Make it easy to tell if you’re winning or losing.
Use colors, charts, infographics, etc., to make sure the field can easily understand the score and the metrics being tracked. The Last Planner System’s™ Three-Week Look-Ahead and Percent Plan Complete tools are great places to start. Our three-week look-ahead boards display upcoming milestones dates for the field teams to reference.
The Last Planner System in Construction – Percent Plan Complete Boards
Our Percent Plan Complete boards track the score of how well the team is keeping their commitments to one another. The Percent Plan Complete board can be printed on plotter paper or drawn onto a whiteboard; either way, it should be displayed where you will be having your daily huddles. You can build your Percent Plan Complete board with the following categories:
- Activities Completed
- Activities Promised
- Weekly Team Percentage
- Root Cause Categories
- Root Causes for Work Missed
- Twelve-Week Snapshot
After your final huddle of the week, tally up the number of activities completed and divide by the number of the activities promised. This will yield a percentage of commitments met.
You can also track root causes for work that was not completed. Predetermined root causes for missed commitments are:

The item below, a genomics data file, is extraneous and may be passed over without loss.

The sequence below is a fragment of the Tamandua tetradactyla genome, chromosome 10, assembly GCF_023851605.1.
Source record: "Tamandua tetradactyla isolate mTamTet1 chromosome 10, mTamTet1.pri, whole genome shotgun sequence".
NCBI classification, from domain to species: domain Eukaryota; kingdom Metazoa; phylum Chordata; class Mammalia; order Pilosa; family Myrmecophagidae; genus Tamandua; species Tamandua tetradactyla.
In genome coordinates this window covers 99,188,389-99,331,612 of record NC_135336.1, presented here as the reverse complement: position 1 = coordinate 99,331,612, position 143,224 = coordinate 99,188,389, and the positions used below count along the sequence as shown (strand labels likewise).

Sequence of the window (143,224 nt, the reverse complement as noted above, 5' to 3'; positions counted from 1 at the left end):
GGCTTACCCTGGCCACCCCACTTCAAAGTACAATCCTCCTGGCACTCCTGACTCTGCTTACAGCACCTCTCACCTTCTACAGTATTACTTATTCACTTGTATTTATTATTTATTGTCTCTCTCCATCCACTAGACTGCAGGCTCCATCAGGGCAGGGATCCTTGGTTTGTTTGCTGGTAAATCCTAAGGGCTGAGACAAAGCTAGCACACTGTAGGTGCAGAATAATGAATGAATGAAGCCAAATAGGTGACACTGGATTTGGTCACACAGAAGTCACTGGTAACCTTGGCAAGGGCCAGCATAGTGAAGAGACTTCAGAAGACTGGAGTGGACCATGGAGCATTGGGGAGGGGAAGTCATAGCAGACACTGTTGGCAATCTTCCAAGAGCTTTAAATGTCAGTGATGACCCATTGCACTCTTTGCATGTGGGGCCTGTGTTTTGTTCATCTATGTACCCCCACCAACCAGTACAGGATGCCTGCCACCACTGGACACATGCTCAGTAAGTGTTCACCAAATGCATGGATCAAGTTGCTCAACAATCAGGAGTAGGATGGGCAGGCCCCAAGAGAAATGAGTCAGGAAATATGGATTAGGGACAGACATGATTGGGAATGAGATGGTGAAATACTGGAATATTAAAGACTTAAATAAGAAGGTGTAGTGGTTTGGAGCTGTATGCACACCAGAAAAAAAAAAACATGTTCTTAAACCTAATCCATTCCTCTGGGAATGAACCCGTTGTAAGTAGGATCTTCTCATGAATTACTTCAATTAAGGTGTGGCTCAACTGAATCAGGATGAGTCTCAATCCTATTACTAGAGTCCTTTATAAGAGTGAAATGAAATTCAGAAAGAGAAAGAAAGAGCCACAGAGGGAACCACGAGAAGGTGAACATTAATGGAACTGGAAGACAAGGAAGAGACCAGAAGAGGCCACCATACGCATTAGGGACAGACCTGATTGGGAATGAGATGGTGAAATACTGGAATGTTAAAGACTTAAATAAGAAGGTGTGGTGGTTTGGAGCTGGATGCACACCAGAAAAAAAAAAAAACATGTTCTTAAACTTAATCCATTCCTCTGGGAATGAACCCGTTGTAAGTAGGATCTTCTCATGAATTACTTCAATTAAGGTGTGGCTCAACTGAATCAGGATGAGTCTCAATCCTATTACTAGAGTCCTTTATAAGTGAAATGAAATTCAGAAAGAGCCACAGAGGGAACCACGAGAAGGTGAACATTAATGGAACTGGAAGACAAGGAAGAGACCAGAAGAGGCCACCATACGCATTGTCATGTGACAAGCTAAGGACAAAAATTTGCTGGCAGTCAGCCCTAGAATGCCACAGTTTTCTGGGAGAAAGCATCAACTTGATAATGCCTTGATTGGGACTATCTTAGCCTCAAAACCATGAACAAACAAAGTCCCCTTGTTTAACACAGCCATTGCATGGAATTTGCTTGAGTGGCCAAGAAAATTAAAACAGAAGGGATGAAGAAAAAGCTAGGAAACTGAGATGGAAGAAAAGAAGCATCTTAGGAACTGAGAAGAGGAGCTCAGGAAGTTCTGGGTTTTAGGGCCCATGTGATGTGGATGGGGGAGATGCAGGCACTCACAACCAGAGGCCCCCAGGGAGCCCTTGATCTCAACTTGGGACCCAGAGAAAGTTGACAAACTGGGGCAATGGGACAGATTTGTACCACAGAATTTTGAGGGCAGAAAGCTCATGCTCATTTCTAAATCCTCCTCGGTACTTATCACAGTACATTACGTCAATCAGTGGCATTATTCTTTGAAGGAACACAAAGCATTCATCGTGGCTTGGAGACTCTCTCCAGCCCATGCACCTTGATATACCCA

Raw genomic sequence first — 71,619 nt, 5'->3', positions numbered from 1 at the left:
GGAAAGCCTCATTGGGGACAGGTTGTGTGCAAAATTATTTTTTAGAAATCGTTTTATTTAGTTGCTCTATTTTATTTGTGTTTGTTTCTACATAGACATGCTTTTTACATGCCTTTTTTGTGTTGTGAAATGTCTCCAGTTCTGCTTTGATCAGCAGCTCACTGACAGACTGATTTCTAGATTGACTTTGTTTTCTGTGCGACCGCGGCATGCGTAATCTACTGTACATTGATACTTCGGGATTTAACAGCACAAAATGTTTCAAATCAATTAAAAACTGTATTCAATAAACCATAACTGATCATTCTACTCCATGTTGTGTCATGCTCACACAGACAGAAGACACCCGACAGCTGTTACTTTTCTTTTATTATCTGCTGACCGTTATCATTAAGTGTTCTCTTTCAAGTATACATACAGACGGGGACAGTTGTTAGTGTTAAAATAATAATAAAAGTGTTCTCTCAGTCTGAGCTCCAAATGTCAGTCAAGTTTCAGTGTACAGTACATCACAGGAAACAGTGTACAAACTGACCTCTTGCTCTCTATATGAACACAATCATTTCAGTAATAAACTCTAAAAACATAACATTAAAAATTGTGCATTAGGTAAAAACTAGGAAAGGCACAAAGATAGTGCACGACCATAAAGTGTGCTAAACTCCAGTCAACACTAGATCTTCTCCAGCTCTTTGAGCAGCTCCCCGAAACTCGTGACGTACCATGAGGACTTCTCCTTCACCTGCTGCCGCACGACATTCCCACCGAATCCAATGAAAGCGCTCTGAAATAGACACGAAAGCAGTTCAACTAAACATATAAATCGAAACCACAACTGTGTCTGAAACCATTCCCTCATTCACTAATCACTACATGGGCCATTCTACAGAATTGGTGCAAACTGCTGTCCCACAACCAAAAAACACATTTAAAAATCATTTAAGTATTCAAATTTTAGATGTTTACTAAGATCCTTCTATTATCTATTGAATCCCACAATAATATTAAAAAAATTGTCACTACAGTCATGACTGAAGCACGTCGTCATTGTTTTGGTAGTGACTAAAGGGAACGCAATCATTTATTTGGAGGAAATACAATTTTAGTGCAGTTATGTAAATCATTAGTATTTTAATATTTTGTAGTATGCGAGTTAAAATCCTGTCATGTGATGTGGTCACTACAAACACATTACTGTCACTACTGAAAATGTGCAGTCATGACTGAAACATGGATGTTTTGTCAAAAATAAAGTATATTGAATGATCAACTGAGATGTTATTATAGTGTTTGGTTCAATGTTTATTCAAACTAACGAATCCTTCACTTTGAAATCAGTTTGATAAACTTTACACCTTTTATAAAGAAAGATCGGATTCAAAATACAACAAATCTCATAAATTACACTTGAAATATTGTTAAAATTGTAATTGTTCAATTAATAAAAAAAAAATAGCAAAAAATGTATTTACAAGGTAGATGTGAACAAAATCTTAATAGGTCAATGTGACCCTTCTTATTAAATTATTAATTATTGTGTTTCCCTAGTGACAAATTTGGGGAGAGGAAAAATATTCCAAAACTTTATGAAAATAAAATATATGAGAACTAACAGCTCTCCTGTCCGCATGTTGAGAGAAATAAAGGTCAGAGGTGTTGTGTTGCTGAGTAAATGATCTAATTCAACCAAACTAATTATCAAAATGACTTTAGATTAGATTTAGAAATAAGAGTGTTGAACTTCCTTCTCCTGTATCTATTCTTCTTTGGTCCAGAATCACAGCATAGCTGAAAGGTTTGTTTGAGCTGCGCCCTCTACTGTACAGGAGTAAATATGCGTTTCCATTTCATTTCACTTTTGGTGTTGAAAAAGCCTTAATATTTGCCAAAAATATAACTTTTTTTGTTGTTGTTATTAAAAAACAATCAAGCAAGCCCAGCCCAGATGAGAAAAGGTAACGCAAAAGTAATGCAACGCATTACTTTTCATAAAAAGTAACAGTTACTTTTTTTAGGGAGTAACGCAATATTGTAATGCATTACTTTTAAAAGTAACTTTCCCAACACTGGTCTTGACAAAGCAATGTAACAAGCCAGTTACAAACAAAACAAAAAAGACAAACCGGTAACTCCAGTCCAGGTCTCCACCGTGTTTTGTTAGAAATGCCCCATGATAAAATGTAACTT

- Poor scheduling, and
As part of your root cause analysis, a root cause pie chart can be a great way visually understand what categories the root causes are coming from. And by dividing the number of root cause types by the number of missed commitments, you will have the root cause percentage by type. This helps to identify trends on the project, such as manpower shortages, slow design response times, and weather impacts.
It’s important that your scoreboards are in a place where the trade partners can see them. Upcoming milestones, days left in the project, commitments made/missed are all displayed as part of our Lean dashboard system, which is accessible to everyone. Sharing goals, progress, success, and failures with the team increases the odds that accountability will set in and performance will improve. Post this information up around the jobsite. Turn up the heat and see the results that you achieve.
Update it every week.
Update your visual metrics weekly. Your teams need accurate information, and it will allow foremen to have conversations with their tradespeople about weekly results, improved performance, and constraints that may be in the way of an upcoming milestone. By closely watching the handful of scores that really matter, the field can be more flexible and change strategy if needed.
Great field teams know—every day—if they are currently successful and what is required to win the game. It’s important that we share metrics that explain where the field is versus where they should be, because this information allows field leaders to solve real problems and make informed decisions.
By: Keyan Zandy, COO
For more from Keyan, see The Lean Builder – A Builder’s Guide to Applying Lean Tools in the Field or Connect with Keyan on LinkedIn.